Spruce trees showing signs of decay may be suffering from needle cast disease, which has been spreading at a faster rate in recent years due to cold and wet weather in springs. Needle cast disease is caused by two different types of fungi: Rhizosphaera kalkhoffii or Stigmina lautii. These fungi affect the needles of spruce trees, most commonly on Blue Spruce and White Spruce, but all spruce trees are susceptible to needle cast disease.
Signs of needle cast disease
- Needles turn brown to purplish-brown
- Small black spots can be seen with 10x hand lens on the stomata of needles
- Discoloration begins near lower end of tree on interior older needles
- Moves outward on the branches to newer needles and up the tree
- Needles and branches affected eventually die
Needle cast can eventually kill the tree. It usually takes three to five years.
The following treatment options are available for needle cast disease:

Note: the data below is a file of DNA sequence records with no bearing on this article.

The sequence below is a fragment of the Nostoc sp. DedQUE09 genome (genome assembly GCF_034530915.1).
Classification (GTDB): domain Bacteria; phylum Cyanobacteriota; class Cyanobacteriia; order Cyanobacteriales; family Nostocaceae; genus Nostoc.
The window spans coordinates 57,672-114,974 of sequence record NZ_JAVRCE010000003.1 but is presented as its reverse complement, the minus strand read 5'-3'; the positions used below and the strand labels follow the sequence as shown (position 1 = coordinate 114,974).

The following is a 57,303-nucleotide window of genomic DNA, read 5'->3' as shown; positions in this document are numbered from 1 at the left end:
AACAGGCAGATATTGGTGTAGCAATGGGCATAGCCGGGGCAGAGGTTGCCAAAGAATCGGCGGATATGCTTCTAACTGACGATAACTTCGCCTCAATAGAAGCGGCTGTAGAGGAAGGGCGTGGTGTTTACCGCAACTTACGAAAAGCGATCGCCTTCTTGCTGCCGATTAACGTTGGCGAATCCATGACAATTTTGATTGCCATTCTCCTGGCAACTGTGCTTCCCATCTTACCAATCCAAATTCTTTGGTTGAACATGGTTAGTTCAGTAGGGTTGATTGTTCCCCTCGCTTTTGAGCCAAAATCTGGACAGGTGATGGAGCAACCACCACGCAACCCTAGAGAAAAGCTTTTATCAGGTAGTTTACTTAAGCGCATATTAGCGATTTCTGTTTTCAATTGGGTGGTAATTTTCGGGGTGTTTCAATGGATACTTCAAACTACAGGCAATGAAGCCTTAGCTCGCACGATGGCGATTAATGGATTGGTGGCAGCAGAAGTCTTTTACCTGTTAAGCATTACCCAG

- Fungicide sprays can be used
- Timing is crucial
- Only preventative
- Will not get rid of fungus just prevents the spread
- Recurring annual treatments
- Two to three treatments a year in the spring
- Raking and removal of old needles and branches on ground
- Removal of affected branches
- Increase airflow
- Increase space between multiple trees
- Prune branches near the base of the tree
- Remove affected trees to help prevent spread
- If needle loss is significant enough to have lost screening capabilities or desired aesthetic, removal is better option
- Spruce trees do not regenerate well and will struggle to ever replace the needles that were lost
Contact an ISA Certified Arborist to evaluate your spruce trees if you have concerns about them. You may use treesaregood.org/findanarborist. If your arborist determines chemical application is the best treatment, verify that they are licensed by the Ohio Department of Agriculture to perform this treatment.
If you have questions or would like more information, you may contact the City of Dublin Forestry Division by calling 614.410.4701 or online here- https://dublinohiousa.gov/contact-us/contact-forestry/.